These initiatives quickly became highly controversial. Civil libertarians, secularists, and opponents on both ends of the political spectrum argued that federal funding of faith organizations violated the First Amendment’s “separation between church and state.” They feared that federal taxpayer funds could be used to support proselytizing, discrimination in hiring, and the building of houses of worship. Such concerns extended not only to the separation of church and state issue but also to the fear of some that public funding would go to support religious institutions with whom other taxpayers disagree, whether it be a clash of religious values and beliefs or atheists unwilling to support any religion. Indeed, little, if any, federal monitoring has occurred to ensure compliance with the safeguards against proselytizing.
Debates surrounding employment discrimination increased in 2001 when the Salvation Army requested an exemption in hiring gays and lesbians, maintaining that homosexuality went against their religious beliefs and morals and that receiving federal funds should not force religious institutions to change their beliefs. A New York Federal Court subsequently ruled that the organization could use religious criteria in its hiring. Critics of the decision argue that, theoretically speaking, the Salvation Army is willing to accept tax dollars from all Americans, including gays and lesbians, but is unwilling to hire all Americans, including homosexuals.
Concerns about public funding for religious buildings proved legitimate to critics when, in 2003, the Bush administration, through the Department of Housing and the National Parks Service, allowed the allocation of federal funds for the construction or rehabilitation of such edifices, as long as community service programs would be enacted.
Although some religious institutions may have beliefs that discriminate against other groups and others are controversial—for example, Hare Krishnas, Wiccans, the Nation of Islam, Scientologists, or even religious cults—all are eligible for federal funding. Because no definition exists as to what constitutes a religious institution and what types deserve funding, the current position of the White House Office of Faith-Based and Community Initiatives is that, as long as these religious institutions develop programs to create positive social change, they are eligible for funding.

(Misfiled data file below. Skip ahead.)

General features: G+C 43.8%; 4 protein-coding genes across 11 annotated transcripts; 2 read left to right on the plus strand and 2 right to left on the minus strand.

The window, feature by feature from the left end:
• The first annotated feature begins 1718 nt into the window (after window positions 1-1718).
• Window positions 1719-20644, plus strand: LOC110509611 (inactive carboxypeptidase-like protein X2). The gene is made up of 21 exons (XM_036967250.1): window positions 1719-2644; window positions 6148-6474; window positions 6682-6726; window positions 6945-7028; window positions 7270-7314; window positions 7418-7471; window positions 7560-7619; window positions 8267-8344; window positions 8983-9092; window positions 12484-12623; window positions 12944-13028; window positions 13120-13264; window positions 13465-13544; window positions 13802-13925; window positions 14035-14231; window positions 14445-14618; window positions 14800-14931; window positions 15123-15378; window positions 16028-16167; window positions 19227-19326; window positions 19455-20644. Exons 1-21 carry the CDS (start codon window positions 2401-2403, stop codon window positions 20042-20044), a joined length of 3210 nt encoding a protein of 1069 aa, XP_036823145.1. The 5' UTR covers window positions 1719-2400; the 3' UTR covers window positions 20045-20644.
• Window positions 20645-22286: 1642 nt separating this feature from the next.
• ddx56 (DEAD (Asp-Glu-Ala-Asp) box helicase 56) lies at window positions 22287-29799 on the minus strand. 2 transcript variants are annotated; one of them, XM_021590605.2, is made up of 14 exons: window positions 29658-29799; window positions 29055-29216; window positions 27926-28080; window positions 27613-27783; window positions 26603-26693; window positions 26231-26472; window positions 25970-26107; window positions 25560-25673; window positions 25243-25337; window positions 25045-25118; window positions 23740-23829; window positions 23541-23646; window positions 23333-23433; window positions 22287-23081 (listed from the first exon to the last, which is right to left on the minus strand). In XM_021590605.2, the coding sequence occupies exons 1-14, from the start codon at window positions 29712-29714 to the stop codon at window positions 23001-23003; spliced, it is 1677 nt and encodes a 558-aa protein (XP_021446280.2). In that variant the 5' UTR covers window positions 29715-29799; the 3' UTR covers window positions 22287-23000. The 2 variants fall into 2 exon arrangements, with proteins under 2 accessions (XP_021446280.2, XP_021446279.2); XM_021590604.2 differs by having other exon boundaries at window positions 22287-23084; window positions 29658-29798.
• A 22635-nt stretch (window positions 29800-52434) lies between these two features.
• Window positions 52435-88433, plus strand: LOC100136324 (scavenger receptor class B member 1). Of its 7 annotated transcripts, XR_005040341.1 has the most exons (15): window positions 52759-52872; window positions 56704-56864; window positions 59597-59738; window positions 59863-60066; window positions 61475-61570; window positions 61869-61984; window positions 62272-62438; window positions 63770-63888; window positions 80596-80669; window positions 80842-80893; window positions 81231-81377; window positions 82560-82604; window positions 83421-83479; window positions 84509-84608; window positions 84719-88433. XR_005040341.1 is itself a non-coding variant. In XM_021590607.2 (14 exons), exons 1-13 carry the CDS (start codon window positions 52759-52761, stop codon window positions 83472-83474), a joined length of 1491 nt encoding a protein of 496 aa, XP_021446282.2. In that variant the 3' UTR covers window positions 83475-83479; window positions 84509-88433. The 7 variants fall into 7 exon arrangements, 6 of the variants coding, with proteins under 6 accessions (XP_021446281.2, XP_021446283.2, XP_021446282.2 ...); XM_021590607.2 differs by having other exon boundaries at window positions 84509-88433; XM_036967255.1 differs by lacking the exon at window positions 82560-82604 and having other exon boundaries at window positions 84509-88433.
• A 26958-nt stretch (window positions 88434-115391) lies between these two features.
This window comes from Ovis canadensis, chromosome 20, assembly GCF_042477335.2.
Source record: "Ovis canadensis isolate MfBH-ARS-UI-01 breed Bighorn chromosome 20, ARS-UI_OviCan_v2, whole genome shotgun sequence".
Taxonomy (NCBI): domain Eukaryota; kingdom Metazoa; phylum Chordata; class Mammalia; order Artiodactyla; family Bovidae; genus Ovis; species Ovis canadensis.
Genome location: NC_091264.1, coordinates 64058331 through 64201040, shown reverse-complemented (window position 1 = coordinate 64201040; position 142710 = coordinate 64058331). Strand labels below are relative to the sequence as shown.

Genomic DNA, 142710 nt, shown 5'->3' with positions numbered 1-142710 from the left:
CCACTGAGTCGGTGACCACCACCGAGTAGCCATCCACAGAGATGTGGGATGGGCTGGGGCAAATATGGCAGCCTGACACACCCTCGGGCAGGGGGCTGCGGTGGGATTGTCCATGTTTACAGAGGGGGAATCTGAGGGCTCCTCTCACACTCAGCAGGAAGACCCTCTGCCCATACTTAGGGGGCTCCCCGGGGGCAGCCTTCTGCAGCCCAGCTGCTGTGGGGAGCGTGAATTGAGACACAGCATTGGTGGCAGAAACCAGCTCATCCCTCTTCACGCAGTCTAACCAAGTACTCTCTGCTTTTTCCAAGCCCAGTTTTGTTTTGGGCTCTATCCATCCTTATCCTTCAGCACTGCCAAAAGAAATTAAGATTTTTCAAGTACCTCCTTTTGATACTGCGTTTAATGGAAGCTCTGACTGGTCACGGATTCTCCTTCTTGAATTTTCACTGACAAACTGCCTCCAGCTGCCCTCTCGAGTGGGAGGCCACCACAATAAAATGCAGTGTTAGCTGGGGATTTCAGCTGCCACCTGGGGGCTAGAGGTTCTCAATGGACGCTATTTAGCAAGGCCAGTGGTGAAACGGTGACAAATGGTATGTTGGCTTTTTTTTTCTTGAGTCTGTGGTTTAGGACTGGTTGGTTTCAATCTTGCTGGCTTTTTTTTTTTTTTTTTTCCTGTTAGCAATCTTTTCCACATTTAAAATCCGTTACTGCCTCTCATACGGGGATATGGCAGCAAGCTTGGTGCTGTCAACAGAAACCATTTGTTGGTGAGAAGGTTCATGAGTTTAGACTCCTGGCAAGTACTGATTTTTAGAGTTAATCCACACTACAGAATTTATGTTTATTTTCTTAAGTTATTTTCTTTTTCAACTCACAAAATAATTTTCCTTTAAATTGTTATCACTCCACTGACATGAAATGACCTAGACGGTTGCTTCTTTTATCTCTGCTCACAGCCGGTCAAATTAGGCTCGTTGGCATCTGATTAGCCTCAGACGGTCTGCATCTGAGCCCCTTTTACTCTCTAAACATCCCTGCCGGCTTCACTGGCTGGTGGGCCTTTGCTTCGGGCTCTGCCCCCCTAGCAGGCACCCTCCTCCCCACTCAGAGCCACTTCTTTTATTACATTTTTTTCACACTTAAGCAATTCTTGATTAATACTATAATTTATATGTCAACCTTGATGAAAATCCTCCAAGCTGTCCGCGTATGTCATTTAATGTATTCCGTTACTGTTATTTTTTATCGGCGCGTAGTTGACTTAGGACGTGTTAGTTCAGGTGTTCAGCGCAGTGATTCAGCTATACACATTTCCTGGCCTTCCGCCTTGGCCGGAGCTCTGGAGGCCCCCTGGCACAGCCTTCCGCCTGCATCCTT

Although federal funding of faith-based initiatives is part of federal law, the controversy still continues. Few would deny the influential role that faith-based institutions play within their communities to ease social problems; they reach people in ways that other service organizations, government agencies, and even community-based organizations cannot. However, the church-state separation issue remains, and challenges to the constitutionality of such public funding continue as of this writing. Only time will tell if a change in national leadership or future Supreme Court rulings will alter or reaffirm this approach to improving society.
- Black, Amy E., Douglas L. Koopman, and David K. Ryden. 2004. Of Little Faith: The Politics of George W. Bush S Faith-Based Initiatives. Washington, DC: Georgetown University Press.
- Formicola, Jo Renee, Mary C. Segers, and Paul Weber. 2003. Faith-Based Initiatives and the Bush Administration: The Good, the Bad, and the Ugly. Lanham, MD: Rowman & Littlefield.
- Kuo, David. 2006. Tempting Faith: An Inside Story of Political Seduction. New York: Free Press.